The information can “replace unhealthy generational family patterns” on topics like healthy eating and the importance of prenatal care, CPCF says in reports to the state.

Reproductive justice advocates say this language is rooted in stereotypes about poor parenting.

“That all comes out of racist and racially biased theories around poverty,” Laurie Bertram Roberts, co-founder and executive director of the Mississippi Reproductive Freedom Fund, told Rewire.News.

Meyer rebuffed these claims about the language.

“‘Generational family patterns’ exist in many demographics,” she wrote to Rewire.News.

Bertram Roberts says her group gives out diapers, but does not make people sit through videos first.

“I’m not going to withhold things you need until you meet some arbitrary goal because I don’t feel like you’re a worthy poor person until you do,” Bertram Roberts said. “I mean, the whole concept of Earn While You Learn is offensive to me.”

North Carolina experts say the model may also be ineffective—as efforts to place conditions on welfare show.

“There just isn’t a lot of data to show that [adding requirements] helps people in the long term,” Whitney Tucker, research director of NC Child, told Rewire.News. “The more we try to put these strings on people’s basic needs, the more we’re just creating additional toxic stress in the lives of families that are already struggling to make ends meet in the state.”

North Carolina is ranked 39th in the nation in infant mortality. Black infants in the state are nearly three times more likely than white infants to die before their first birthday. Reproductive health advocates say every dollar of federal funds to address this crisis should go to evidence-based programs, not those with an anti-choice agenda.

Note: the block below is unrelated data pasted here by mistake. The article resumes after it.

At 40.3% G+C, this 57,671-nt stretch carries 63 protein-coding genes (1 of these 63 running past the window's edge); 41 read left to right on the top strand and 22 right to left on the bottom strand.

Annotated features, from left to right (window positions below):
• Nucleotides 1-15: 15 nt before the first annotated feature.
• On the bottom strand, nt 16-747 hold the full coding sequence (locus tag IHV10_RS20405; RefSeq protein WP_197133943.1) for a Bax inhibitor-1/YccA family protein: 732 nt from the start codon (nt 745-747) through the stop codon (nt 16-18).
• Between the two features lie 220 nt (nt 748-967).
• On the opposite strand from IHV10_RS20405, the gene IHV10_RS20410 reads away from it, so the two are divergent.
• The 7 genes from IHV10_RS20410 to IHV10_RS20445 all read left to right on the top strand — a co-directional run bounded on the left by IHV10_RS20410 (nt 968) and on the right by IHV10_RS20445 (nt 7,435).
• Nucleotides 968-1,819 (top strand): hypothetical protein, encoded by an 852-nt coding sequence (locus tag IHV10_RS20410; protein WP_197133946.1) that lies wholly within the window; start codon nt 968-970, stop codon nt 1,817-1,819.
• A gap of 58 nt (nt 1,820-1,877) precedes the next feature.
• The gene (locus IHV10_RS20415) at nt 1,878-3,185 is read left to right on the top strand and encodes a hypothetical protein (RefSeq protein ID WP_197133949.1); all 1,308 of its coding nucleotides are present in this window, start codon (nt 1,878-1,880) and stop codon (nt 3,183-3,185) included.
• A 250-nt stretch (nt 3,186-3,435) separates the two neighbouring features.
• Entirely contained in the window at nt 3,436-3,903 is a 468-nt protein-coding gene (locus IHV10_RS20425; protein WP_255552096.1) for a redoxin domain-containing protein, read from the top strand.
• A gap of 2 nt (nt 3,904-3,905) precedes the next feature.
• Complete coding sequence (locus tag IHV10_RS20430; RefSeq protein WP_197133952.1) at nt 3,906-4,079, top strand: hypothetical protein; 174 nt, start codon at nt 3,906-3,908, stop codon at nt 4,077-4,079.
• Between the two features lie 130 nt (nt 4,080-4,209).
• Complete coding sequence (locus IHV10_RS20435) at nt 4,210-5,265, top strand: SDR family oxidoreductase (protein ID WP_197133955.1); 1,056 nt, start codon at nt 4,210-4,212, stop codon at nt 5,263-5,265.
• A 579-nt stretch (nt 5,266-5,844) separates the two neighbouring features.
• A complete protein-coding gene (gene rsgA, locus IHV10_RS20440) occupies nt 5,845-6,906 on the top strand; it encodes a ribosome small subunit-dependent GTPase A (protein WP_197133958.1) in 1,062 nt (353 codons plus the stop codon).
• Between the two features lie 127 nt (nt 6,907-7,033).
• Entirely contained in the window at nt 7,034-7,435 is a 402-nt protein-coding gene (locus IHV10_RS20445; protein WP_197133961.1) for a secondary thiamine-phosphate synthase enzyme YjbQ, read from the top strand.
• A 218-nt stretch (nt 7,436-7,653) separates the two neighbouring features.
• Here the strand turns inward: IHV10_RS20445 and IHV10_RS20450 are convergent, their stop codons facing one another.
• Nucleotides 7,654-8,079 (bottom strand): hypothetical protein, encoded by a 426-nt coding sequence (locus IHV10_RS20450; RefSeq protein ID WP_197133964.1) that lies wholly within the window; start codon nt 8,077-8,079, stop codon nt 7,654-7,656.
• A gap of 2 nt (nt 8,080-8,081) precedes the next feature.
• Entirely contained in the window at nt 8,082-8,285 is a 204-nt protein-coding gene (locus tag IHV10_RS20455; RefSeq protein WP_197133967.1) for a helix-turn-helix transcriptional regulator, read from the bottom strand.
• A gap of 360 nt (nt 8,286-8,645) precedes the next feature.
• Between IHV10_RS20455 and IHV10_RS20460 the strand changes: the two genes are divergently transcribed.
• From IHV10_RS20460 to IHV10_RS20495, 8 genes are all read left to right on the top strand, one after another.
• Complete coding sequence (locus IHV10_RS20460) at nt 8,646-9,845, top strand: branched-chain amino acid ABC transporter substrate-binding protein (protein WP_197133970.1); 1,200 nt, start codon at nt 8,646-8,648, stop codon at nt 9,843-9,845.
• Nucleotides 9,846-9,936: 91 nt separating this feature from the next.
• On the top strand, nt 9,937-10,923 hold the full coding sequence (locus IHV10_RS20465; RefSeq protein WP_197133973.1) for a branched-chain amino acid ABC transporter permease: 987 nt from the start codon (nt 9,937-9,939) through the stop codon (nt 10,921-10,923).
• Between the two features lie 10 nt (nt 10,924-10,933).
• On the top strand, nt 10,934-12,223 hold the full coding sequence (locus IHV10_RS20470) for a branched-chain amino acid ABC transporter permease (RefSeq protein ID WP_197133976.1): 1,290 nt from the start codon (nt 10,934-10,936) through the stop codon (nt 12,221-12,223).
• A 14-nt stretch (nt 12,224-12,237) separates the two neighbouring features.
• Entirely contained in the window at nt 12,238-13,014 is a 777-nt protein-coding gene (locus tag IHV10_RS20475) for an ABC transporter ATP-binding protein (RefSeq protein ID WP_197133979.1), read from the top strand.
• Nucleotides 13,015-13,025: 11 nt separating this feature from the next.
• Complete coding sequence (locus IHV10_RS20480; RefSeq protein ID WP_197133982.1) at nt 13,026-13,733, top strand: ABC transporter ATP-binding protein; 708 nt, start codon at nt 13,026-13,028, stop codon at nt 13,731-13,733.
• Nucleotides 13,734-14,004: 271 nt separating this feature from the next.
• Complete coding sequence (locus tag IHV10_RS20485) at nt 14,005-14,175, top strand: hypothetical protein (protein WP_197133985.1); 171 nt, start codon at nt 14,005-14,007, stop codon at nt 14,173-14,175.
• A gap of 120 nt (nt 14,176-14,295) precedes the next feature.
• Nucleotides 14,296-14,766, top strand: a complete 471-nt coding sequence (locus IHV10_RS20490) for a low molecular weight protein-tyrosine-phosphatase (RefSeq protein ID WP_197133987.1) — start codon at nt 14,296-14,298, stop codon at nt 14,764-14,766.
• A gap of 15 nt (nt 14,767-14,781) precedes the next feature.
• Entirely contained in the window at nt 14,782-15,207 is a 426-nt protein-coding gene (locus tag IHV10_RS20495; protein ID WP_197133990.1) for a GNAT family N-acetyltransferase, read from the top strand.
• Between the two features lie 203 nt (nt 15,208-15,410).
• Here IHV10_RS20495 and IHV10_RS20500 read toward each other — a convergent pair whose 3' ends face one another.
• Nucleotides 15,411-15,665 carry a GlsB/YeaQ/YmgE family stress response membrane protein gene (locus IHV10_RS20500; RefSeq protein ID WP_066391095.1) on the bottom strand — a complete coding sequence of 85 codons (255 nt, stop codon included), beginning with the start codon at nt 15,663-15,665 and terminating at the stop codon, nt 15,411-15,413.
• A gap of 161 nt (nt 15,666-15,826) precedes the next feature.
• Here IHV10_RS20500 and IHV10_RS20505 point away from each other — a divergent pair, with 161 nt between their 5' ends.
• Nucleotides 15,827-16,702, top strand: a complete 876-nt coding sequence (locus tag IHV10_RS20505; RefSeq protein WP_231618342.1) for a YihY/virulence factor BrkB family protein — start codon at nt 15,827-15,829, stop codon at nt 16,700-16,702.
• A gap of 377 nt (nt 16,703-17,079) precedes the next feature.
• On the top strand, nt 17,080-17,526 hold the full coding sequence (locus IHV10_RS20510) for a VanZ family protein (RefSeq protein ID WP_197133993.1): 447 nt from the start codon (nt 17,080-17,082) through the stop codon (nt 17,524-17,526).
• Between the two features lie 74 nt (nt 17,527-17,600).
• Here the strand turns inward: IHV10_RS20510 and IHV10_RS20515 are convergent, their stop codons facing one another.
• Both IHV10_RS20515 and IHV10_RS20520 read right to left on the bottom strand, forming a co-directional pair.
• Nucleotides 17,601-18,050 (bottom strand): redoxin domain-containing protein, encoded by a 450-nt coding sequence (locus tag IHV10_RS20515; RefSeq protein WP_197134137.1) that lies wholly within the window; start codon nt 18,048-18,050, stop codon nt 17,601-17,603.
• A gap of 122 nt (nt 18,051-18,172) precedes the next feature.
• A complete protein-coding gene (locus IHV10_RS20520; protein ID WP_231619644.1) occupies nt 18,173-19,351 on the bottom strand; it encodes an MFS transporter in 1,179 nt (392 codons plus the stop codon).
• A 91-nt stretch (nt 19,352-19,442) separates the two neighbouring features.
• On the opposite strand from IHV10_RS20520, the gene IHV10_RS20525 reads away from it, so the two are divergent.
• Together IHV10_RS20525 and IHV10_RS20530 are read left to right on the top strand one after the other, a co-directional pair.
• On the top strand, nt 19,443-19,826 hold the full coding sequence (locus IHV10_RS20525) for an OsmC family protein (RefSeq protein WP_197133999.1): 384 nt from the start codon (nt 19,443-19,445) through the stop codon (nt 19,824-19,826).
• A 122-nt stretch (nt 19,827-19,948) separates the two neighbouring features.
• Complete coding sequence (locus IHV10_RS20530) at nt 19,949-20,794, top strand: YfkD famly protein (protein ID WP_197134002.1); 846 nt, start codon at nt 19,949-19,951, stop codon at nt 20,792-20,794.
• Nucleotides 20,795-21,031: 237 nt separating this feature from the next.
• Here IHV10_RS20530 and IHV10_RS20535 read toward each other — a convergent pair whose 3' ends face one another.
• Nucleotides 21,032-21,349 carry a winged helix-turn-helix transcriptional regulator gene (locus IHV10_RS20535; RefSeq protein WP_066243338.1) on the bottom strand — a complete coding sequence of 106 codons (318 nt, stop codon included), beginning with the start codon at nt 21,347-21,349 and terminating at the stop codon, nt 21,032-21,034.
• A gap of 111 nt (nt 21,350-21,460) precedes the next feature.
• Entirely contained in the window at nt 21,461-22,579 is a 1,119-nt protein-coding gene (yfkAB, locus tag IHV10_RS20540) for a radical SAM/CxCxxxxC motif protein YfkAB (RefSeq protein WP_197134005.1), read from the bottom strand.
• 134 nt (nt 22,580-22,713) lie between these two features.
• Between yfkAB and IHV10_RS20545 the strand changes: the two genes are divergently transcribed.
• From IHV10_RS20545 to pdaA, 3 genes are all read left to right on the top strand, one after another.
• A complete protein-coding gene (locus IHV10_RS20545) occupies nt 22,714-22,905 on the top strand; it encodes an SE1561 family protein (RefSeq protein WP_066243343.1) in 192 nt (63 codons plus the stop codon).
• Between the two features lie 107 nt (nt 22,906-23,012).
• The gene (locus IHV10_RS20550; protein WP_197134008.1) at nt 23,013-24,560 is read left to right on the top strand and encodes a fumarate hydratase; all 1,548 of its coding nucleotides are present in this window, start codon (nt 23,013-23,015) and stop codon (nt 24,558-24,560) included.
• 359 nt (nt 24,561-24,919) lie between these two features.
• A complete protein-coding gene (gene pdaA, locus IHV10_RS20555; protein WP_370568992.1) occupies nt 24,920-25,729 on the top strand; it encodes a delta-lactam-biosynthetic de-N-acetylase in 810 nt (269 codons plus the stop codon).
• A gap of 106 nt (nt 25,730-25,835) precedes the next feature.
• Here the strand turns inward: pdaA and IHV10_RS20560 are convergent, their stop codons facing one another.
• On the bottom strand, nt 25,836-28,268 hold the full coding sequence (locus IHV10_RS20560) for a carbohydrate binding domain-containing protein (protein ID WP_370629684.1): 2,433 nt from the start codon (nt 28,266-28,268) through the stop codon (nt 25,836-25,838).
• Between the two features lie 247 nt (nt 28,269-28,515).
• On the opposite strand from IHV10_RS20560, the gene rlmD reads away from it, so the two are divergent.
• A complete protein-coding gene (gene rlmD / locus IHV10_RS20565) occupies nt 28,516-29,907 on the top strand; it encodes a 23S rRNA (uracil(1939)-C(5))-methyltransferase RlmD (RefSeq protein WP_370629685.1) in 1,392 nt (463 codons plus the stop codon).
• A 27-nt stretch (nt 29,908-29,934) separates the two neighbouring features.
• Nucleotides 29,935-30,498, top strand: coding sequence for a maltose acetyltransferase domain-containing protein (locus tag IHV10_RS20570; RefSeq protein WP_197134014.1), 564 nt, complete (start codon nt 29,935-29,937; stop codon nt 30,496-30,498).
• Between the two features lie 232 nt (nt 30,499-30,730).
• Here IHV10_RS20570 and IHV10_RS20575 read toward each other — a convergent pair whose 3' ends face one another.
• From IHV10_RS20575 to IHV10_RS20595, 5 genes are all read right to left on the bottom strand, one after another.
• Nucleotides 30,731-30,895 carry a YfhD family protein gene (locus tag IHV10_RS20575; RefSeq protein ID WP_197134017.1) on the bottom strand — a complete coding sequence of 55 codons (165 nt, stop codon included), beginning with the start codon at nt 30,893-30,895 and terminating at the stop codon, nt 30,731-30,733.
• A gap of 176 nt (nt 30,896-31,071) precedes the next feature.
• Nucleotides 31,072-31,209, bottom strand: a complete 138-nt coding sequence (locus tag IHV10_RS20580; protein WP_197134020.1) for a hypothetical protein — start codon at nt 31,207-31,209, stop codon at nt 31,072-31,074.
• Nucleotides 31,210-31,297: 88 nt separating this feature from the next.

“This is a diversion of funds for programs that we don’t know are actually providing any kind of benefit,” Tara Romano, executive director of NARAL Pro-Choice North Carolina, told Rewire.News.

North Carolina Democratic state Rep. Deb Butler echoed these concerns.

“It is unconscionable to try and manipulate someone in their most vulnerable moment and to give them information that is so biased and clearly one-sided and in many cases probably wholly inaccurate,” said Butler, who, last year, unsuccessfully tried to redirect North Carolina’s funding of crisis pregnancy centers to addiction treatment. Instead, the Republican-dominated legislature gave CPCF $2.6 million in state funds over a two-year period, much of it for ultrasound equipment.

When Rewire.News outlined our findings about Earn While You Learn, Butler was outraged.

“It’s also unkind,” Butler continued, “in the sense that a person comes to an organization looking for help, and in order to get the help they have to jump through hoops … [that] may violate their own religious beliefs.”

“Mommy Money” and “Daddy Dollars”

Dinah Monahan cites the “ingratitude” of women as a catalyst for Earn While You Learn. When she launched the program about two decades ago at a crisis pregnancy center in Arizona, the “girls” would complain they didn’t like or need the things the counselors gave them for free, she says, in the introductory video.